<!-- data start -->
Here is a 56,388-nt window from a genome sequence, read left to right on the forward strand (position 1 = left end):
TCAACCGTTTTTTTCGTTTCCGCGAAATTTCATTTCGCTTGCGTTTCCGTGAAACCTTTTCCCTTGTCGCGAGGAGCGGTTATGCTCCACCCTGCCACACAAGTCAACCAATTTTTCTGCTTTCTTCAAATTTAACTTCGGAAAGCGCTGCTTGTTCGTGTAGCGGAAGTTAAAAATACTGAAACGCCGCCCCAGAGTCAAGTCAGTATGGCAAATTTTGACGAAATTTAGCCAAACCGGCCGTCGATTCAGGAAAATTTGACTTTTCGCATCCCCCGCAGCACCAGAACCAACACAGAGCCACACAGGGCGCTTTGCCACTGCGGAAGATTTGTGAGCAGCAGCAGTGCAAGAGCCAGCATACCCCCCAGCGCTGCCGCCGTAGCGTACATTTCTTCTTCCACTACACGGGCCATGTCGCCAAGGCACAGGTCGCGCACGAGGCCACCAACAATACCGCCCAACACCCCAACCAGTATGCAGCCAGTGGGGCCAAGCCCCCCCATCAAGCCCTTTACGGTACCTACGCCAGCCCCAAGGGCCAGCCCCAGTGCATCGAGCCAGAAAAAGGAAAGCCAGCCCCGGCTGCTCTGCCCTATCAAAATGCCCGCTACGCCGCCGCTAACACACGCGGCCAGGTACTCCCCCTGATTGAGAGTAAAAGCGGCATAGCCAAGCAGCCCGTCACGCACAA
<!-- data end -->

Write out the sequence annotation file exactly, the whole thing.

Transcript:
Here is a 56,388-nt window from a genome sequence, read left to right on the forward strand (position 1 = left end):
TCAACCGTTTTTTTCGTTTCCGCGAAATTTCATTTCGCTTGCGTTTCCGTGAAACCTTTTCCCTTGTCGCGAGGAGCGGTTATGCTCCACCCTGCCACACAAGTCAACCAATTTTTCTGCTTTCTTCAAATTTAACTTCGGAAAGCGCTGCTTGTTCGTGTAGCGGAAGTTAAAAATACTGAAACGCCGCCCCAGAGTCAAGTCAGTATGGCAAATTTTGACGAAATTTAGCCAAACCGGCCGTCGATTCAGGAAAATTTGACTTTTCGCATCCCCCGCAGCACCAGAACCAACACAGAGCCACACAGGGCGCTTTGCCACTGCGGAAGATTTGTGAGCAGCAGCAGTGCAAGAGCCAGCATACCCCCCAGCGCTGCCGCCGTAGCGTACATTTCTTCTTCCACTACACGGGCCATGTCGCCAAGGCACAGGTCGCGCACGAGGCCACCAACAATACCGCCCAACACCCCAACCAGTATGCAGCCAGTGGGGCCAAGCCCCCCCATCAAGCCCTTTACGGTACCTACGCCAGCCCCAAGGGCCAGCCCCAGTGCATCGAGCCAGAAAAAGGAAAGCCAGCCCCGGCTGCTCTGCCCTATCAAAATGCCCGCTACGCCGCCGCTAACACACGCGGCCAGGTACTCCCCCTGATTGAGAGTAAAAGCGGCATAGCCAAGCAGCCCGTCACGCACAA